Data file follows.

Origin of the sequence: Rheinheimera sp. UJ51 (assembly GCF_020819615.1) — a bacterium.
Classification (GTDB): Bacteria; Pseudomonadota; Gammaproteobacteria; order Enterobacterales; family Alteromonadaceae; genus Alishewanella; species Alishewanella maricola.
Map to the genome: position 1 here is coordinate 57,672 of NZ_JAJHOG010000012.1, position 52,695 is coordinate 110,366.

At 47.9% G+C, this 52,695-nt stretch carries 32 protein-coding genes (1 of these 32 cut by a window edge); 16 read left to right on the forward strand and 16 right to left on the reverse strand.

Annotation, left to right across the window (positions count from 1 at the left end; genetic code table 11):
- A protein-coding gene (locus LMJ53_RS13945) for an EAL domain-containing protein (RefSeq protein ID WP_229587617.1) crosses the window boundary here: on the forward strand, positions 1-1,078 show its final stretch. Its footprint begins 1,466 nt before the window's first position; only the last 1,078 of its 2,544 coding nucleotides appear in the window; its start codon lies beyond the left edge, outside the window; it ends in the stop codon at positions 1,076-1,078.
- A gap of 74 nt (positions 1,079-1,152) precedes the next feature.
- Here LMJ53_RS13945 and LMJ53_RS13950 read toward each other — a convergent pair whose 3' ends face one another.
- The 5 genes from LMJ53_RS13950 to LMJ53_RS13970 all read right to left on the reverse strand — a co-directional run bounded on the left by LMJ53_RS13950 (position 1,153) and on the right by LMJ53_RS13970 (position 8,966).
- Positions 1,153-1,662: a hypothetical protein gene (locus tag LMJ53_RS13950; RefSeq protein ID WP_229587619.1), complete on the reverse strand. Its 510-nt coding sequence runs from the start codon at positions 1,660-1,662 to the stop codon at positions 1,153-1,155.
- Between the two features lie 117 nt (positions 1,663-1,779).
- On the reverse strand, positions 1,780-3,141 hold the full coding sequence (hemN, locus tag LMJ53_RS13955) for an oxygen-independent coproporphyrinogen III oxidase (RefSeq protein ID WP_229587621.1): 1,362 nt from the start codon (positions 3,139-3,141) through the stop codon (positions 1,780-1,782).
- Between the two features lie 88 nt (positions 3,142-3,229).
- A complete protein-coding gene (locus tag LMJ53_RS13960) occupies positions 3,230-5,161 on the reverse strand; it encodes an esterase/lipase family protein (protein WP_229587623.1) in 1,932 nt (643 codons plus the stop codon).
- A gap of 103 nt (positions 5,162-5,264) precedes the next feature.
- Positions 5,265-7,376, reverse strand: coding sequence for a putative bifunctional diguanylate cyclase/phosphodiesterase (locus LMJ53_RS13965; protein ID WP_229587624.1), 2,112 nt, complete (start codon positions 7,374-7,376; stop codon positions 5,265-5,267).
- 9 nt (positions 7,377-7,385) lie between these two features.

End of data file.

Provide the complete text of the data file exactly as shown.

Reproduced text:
Origin of the sequence: Rheinheimera sp. UJ51 (assembly GCF_020819615.1) — a bacterium.
Classification (GTDB): Bacteria; Pseudomonadota; Gammaproteobacteria; order Enterobacterales; family Alteromonadaceae; genus Alishewanella; species Alishewanella maricola.
Map to the genome: position 1 here is coordinate 57,672 of NZ_JAJHOG010000012.1, position 52,695 is coordinate 110,366.

At 47.9% G+C, this 52,695-nt stretch carries 32 protein-coding genes (1 of these 32 cut by a window edge); 16 read left to right on the forward strand and 16 right to left on the reverse strand.

Annotation, left to right across the window (positions count from 1 at the left end; genetic code table 11):
- A protein-coding gene (locus LMJ53_RS13945) for an EAL domain-containing protein (RefSeq protein ID WP_229587617.1) crosses the window boundary here: on the forward strand, positions 1-1,078 show its final stretch. Its footprint begins 1,466 nt before the window's first position; only the last 1,078 of its 2,544 coding nucleotides appear in the window; its start codon lies beyond the left edge, outside the window; it ends in the stop codon at positions 1,076-1,078.
- A gap of 74 nt (positions 1,079-1,152) precedes the next feature.
- Here LMJ53_RS13945 and LMJ53_RS13950 read toward each other — a convergent pair whose 3' ends face one another.
- The 5 genes from LMJ53_RS13950 to LMJ53_RS13970 all read right to left on the reverse strand — a co-directional run bounded on the left by LMJ53_RS13950 (position 1,153) and on the right by LMJ53_RS13970 (position 8,966).
- Positions 1,153-1,662: a hypothetical protein gene (locus tag LMJ53_RS13950; RefSeq protein ID WP_229587619.1), complete on the reverse strand. Its 510-nt coding sequence runs from the start codon at positions 1,660-1,662 to the stop codon at positions 1,153-1,155.
- Between the two features lie 117 nt (positions 1,663-1,779).
- On the reverse strand, positions 1,780-3,141 hold the full coding sequence (hemN, locus tag LMJ53_RS13955) for an oxygen-independent coproporphyrinogen III oxidase (RefSeq protein ID WP_229587621.1): 1,362 nt from the start codon (positions 3,139-3,141) through the stop codon (positions 1,780-1,782).
- Between the two features lie 88 nt (positions 3,142-3,229).
- A complete protein-coding gene (locus tag LMJ53_RS13960) occupies positions 3,230-5,161 on the reverse strand; it encodes an esterase/lipase family protein (protein WP_229587623.1) in 1,932 nt (643 codons plus the stop codon).
- A gap of 103 nt (positions 5,162-5,264) precedes the next feature.
- Positions 5,265-7,376, reverse strand: coding sequence for a putative bifunctional diguanylate cyclase/phosphodiesterase (locus LMJ53_RS13965; protein ID WP_229587624.1), 2,112 nt, complete (start codon positions 7,374-7,376; stop codon positions 5,265-5,267).
- 9 nt (positions 7,377-7,385) lie between these two features.